Wonder at the enigmatic carvings on a 2m tall Pictish monolith, which once stood on a stone cairn. The Picardy Symbol Stone is unusual for two reasons: it’s one of only a few Pictish carved stones standing in its original spot and it’s a rare instance of a stone potentially associated with a burial. It’s carved with the mysterious symbols typical of Pictish stones from this era, dating to about AD 600. From the stone’s site we get a good view of the Dunnideer hill-fort, which may have been the stronghold of a Pictish chief.


The carvings on the Picardy Stone are typical of early Pictish symbol stones. From the top, the south face of the stone is carved with: a double-disc and Z-rod; a tightly coiled serpent and Z-rod; a simple mirror. The precise meaning of these carvings is unknown, and remains the subject of debate.


Tailor-Made Top Tip: The stone is just a fifteen-minute drive from Leith Hall, which is open during the summer months and makes an excellent day out.



Dunnideer Hill Fort

Dunnideer Castle, now ruined, was a tower house built around 1260 partially from the remains of an existing vitrified hill fort in the same location.


The substantial vitrified hillfort with outer works consists of two stone walls. Vitrification means that the stone walls had been fused together by the application of intense heat, although it is not clear why this was done. Samples of the vitrification show date the process to between 550-250 BC, so it seems that this hilltop was defended from the Iron Age, through the time of the Picts and on to the Middle Ages.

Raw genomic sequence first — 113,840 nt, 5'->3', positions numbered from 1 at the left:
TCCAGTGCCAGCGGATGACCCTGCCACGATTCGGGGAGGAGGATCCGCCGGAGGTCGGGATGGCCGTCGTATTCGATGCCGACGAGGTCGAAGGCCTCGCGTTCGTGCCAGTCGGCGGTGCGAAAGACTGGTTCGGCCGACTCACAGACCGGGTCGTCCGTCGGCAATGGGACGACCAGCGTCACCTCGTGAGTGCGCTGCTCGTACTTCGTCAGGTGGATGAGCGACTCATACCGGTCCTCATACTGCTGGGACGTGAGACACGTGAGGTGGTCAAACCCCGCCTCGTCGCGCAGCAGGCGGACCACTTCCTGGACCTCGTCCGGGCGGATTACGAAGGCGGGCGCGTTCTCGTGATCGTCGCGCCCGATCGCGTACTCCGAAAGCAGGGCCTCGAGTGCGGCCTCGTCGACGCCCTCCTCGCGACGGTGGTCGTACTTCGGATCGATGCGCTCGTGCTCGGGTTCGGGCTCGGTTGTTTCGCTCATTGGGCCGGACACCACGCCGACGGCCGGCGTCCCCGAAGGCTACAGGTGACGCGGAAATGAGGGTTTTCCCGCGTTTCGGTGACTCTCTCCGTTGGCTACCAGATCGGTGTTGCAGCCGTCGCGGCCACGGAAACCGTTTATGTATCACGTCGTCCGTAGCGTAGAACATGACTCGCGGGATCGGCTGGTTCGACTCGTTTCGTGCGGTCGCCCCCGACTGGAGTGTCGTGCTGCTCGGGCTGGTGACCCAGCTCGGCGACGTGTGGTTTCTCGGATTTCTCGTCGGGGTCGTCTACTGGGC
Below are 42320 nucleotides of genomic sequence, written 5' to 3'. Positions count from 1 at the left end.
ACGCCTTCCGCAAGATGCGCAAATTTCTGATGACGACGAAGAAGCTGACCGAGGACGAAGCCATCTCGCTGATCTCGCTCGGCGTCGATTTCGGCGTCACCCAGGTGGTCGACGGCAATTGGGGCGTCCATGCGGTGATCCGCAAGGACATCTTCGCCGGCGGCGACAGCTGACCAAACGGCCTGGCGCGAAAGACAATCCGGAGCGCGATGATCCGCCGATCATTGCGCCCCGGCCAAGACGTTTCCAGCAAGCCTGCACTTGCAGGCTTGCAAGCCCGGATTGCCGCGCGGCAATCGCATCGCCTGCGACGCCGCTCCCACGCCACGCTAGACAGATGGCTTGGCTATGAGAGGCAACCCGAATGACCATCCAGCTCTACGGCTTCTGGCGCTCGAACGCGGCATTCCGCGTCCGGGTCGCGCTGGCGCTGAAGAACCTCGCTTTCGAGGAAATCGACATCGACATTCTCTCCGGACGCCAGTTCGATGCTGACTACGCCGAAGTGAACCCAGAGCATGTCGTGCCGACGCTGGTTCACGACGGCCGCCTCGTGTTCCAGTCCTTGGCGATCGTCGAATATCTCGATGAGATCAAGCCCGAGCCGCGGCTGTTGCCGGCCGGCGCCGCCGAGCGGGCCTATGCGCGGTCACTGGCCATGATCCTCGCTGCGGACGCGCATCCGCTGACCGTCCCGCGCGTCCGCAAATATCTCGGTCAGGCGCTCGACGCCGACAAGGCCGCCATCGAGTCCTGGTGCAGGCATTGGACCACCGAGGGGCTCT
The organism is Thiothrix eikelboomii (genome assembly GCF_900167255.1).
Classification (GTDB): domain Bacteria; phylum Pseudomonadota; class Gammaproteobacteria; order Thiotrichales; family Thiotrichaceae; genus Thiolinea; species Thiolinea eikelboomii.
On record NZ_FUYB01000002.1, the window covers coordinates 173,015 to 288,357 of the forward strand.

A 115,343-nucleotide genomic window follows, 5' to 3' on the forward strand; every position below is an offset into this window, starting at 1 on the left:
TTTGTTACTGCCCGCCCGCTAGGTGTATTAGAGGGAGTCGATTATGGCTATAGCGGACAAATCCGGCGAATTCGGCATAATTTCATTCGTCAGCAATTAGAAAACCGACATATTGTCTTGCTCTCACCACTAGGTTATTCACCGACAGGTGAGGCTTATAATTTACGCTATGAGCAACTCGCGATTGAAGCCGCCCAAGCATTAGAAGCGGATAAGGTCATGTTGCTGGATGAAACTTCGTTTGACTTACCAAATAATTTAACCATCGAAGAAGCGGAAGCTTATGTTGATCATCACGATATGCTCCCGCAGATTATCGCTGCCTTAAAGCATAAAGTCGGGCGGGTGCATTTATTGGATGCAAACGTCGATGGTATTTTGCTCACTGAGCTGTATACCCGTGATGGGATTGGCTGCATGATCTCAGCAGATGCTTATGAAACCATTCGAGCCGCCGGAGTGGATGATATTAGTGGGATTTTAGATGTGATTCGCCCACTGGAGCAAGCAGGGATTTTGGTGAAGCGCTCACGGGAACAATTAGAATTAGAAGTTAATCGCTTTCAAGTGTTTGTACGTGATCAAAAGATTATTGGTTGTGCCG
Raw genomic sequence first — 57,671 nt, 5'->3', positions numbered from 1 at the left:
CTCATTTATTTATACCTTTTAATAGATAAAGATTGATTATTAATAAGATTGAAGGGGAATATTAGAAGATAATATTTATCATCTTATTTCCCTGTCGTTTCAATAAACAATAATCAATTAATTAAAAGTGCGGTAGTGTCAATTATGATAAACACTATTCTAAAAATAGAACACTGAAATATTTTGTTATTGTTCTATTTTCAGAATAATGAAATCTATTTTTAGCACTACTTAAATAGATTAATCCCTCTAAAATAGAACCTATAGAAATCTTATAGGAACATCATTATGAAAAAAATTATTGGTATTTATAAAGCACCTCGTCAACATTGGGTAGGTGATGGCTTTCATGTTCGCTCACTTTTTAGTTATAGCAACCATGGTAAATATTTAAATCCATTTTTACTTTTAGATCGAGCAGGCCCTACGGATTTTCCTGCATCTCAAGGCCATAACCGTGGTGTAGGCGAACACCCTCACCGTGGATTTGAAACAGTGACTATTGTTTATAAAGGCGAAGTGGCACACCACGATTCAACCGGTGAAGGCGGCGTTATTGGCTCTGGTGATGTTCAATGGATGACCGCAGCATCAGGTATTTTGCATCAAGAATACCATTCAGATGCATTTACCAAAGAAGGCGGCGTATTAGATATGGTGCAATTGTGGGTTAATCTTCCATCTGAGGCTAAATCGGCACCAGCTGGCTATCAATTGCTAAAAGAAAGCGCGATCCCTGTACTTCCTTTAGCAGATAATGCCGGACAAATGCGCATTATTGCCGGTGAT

Tailor-Made Top Tip: Discover the Dunnideer Stone Circle at the foot of the hill, towards the north-west.


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Maiden Stone

The Maiden Stone is a 3m-tall cross-slab of pinkish granite, dating to sometime after AD 700. It bears both characteristic Pictish symbols and what may be a biblical scene. Local folklore exists around the Maiden Stone. One tale has it that the stone was once a maiden, who lost a bet with the Devil. As she fled, the Devil turned her to stone. Another says it’s a memorial to a young woman killed as a result of a dispute between two families.


Tailor-Made Top Tip: The Old Post Office Tearoom, in the nearby village of Chapel of Garioch, is an ideal stop for a coffee when visiting the Maiden Stone.



Kinord Celtic Cross

On the north shore of Loch Kinord stands a 9th-century, cross slab Pictish stone. It is carved with intricate knot work and indicates that there may have been a small monastery or chapel located nearby. At some point in history, the cross was lost and buried however it was dug up again 1820’s and erected at Aboyne Castle. In 1959 it was returned to its current location.